I attended my first homebirth in the wee hours of the morning a night ago - mom stoically sat in the birth pool, the only sign that she was working hard was light tapping of fingers and the occasionally quiet moan.  As soon as that birth wrapped up - about 6am - I get a phone call from my actual client.  “I think I’m in labor”.  Wee ha!  I go home, catch three hours of sleep, shower, then quickly shuttle kids off to grandma.  As kids are pulling out of the driveway, I get another call.  “My water just broke - we’re headed to the hospital.”  She was a trooper -  always had planned on an epidural but it didn’t take well and there were a couple of hours of really rough labor.  I got to earn my money, which always feels good.  Baby born right before midnight.  Both beautiful births - and I needed it.

Today is my little girl’s birthday - and driving home after a couple of births was the perfect way to kickstart it.  Now I’ve got to clean furiously for a birthday party this afternoon that I haven’t had the chance to plan.  Funny thing is I’m not even tired.  Ahhh…birth hormones (yep, the doula gets them too).  Don’t you love ‘em?

Book Club: introduction

Hi.  My name is Kristina.  This is my friend Jen.

I love saying that.

Anyway, the three of us BFFs started a very exclusive book club.  Whether it’s very exclusive because nobody else wants to join it is beside the point.  We get to read stuff and have someone to talk about it.  And as in our usual fashion, there will surely be wine.  And possibly food.  (I’m on a healthy cooking kick at the moment.)

It all started when I was raving about this really cool book my dad got for Christmas from his sister.  The book listed out all the best books of several genres.  Children’s lit, classic lit, modern, etc.  It’s been a while since I’ve read much fiction, particularly classic literature, and there were many books from many genres that when I saw I would shout “oh!  I’ve always wanted to read that” and there were other books I’d never heard of but sounded awfully intriguing.  I found myself flipping through the pages, remembering fondly books I’d “had to read” in high school and college, and some I’d hated (but probably deserved a fairer shake).  I think it’s well established that I like lists and order so this book spoke to me.  I’m already working my way through all the Oscar Best Picture winning movies and the IMDB top 100 and had always coveted a list of books that I could similarly work through.  One of the Jens mentioned that it would be fun to do it together in the form of a book club.  The only problem?  Confining us to a list like that just seemed too - well - confining.  So I set the “rules” on how to pick the books.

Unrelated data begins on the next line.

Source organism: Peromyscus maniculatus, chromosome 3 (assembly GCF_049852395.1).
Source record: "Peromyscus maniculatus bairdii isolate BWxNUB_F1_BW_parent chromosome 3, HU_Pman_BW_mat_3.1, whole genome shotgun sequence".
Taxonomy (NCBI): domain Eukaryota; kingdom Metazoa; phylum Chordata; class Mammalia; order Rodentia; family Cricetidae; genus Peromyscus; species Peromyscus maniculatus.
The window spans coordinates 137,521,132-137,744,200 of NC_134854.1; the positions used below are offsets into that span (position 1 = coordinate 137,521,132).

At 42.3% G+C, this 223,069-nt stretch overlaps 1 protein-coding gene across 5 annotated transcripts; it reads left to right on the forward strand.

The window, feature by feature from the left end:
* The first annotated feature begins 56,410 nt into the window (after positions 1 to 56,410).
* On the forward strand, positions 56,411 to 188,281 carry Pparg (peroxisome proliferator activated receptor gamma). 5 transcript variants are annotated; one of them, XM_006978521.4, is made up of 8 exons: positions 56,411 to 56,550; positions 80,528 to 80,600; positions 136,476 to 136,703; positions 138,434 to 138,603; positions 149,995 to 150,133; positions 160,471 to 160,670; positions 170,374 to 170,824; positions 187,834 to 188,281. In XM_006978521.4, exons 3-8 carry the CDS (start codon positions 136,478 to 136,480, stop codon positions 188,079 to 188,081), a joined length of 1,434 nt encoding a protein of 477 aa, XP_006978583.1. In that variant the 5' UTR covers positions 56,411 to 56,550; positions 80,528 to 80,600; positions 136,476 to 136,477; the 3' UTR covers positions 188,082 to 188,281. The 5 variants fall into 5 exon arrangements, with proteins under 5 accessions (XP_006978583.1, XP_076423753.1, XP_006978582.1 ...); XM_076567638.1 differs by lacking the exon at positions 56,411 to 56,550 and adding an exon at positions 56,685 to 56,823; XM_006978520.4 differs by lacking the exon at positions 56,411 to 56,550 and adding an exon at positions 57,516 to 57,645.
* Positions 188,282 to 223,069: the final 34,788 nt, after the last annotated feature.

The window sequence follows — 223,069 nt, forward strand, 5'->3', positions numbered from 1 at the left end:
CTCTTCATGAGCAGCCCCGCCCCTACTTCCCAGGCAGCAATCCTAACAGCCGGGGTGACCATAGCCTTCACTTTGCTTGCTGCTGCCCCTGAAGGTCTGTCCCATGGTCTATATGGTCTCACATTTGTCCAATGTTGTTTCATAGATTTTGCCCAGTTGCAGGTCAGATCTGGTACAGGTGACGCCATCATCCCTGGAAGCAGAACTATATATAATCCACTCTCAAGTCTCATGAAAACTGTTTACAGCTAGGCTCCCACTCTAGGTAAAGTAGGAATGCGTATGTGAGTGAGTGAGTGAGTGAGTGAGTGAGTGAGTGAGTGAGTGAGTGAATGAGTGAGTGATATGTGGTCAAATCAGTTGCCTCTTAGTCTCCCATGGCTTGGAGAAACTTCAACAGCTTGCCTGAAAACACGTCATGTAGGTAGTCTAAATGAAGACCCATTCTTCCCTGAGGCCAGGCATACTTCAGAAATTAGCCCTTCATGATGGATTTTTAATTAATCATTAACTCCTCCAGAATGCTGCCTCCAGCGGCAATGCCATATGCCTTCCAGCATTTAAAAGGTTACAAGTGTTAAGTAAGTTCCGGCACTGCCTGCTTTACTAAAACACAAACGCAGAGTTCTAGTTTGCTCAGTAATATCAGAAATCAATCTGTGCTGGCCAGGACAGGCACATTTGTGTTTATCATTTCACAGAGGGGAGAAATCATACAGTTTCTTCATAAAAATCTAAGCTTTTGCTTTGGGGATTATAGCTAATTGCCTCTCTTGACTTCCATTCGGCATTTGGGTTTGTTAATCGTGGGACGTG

1.  We’d each take turns.  Everything worth knowing we learned we learned in Kindergarten, after all.

2.  There is no limit to the type of book we can pick.  It can be classic lit, nonfiction, reference, IKEA assembly instructions, whatever.  It can be 100 pages or 1000 pages long.

3.  Whatever one picks, we have to read.  No complaining.  There is something to be learned from any book.

So, The Jane Austen Book Club” and was intrigued.  But some of us had read Ms. Austen’s major works - or at least seen the recent movies - so she thought it might be fun to pick a lesser-known, and shorter, book.  Jen works for a major online retailer based in Seattle and one day the complete works of Jane Austen showed up on my doorstep.  I called her up.  Which book?  She chose by where her bookmark ribbon was placed.  Mansfield Park it is.

I finally cracked the book open and started reading in earnest yesterday.  It can be challenging to follow, with all the social mores and language of old England (care to help us out movie watching.

And wine.  Of course.

Thomas Beattie: First Pregnant Man

Thomas and Nancy are a loving, happily married couple living about 4 hours away from me.  They are expecting a child, due in July.  Their doctor says this is a perfectly normal pregnancy.  The only difference - Thomas is the one that’s pregnant. Thomas, who was born Tracy, is the first legally male person who is going to give birth.

“…our situation ultimately will ask everyone to embrace the gamut of human possibility and to define for themselves what is normal.”

They appeared on Oprah here:

Part 5

He wrote an article for Advocate.com here:

Part 3

I’m feeling sort of deflated when I read the comments on the Youtube videos.  Many of them say Thomas is just a gay woman having a baby…and many quote the Bible, etc.  I think it is interesting that they choose to ignore the parts of the Bible where Jesus directly asks them to not cast their stones and not to judge lest they be judged.